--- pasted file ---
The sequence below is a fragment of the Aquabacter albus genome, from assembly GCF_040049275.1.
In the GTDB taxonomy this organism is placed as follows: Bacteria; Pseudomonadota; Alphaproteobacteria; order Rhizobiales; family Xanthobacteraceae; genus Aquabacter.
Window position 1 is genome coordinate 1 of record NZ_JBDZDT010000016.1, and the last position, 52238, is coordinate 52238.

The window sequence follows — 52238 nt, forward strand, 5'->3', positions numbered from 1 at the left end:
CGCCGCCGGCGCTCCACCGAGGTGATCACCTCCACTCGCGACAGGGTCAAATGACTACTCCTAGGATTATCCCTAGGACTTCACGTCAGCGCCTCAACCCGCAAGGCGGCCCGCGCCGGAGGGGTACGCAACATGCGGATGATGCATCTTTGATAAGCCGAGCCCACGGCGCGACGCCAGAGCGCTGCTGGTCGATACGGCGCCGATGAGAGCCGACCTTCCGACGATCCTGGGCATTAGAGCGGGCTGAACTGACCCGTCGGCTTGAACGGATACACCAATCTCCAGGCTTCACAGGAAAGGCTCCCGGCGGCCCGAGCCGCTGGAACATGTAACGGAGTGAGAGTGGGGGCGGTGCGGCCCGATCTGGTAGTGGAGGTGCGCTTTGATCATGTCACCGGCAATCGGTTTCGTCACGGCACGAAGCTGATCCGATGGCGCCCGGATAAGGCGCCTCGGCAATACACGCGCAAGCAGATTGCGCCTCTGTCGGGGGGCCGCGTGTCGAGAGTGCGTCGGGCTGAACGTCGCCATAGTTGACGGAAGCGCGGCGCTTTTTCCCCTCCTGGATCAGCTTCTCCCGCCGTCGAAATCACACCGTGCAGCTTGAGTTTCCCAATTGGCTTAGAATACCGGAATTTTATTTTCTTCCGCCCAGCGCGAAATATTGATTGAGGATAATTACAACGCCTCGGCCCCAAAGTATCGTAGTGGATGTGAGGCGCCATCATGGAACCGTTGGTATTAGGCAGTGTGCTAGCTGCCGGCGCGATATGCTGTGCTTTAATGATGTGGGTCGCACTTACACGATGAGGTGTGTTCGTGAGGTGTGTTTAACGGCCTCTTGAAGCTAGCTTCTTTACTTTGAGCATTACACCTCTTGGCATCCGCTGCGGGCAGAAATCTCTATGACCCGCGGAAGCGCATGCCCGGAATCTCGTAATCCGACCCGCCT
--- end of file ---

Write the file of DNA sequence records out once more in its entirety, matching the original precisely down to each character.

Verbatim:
The sequence below is a fragment of the Aquabacter albus genome, from assembly GCF_040049275.1.
In the GTDB taxonomy this organism is placed as follows: Bacteria; Pseudomonadota; Alphaproteobacteria; order Rhizobiales; family Xanthobacteraceae; genus Aquabacter.
Window position 1 is genome coordinate 1 of record NZ_JBDZDT010000016.1, and the last position, 52238, is coordinate 52238.

The window sequence follows — 52238 nt, forward strand, 5'->3', positions numbered from 1 at the left end:
CGCCGCCGGCGCTCCACCGAGGTGATCACCTCCACTCGCGACAGGGTCAAATGACTACTCCTAGGATTATCCCTAGGACTTCACGTCAGCGCCTCAACCCGCAAGGCGGCCCGCGCCGGAGGGGTACGCAACATGCGGATGATGCATCTTTGATAAGCCGAGCCCACGGCGCGACGCCAGAGCGCTGCTGGTCGATACGGCGCCGATGAGAGCCGACCTTCCGACGATCCTGGGCATTAGAGCGGGCTGAACTGACCCGTCGGCTTGAACGGATACACCAATCTCCAGGCTTCACAGGAAAGGCTCCCGGCGGCCCGAGCCGCTGGAACATGTAACGGAGTGAGAGTGGGGGCGGTGCGGCCCGATCTGGTAGTGGAGGTGCGCTTTGATCATGTCACCGGCAATCGGTTTCGTCACGGCACGAAGCTGATCCGATGGCGCCCGGATAAGGCGCCTCGGCAATACACGCGCAAGCAGATTGCGCCTCTGTCGGGGGGCCGCGTGTCGAGAGTGCGTCGGGCTGAACGTCGCCATAGTTGACGGAAGCGCGGCGCTTTTTCCCCTCCTGGATCAGCTTCTCCCGCCGTCGAAATCACACCGTGCAGCTTGAGTTTCCCAATTGGCTTAGAATACCGGAATTTTATTTTCTTCCGCCCAGCGCGAAATATTGATTGAGGATAATTACAACGCCTCGGCCCCAAAGTATCGTAGTGGATGTGAGGCGCCATCATGGAACCGTTGGTATTAGGCAGTGTGCTAGCTGCCGGCGCGATATGCTGTGCTTTAATGATGTGGGTCGCACTTACACGATGAGGTGTGTTCGTGAGGTGTGTTTAACGGCCTCTTGAAGCTAGCTTCTTTACTTTGAGCATTACACCTCTTGGCATCCGCTGCGGGCAGAAATCTCTATGACCCGCGGAAGCGCATGCCCGGAATCTCGTAATCCGACCCGCCT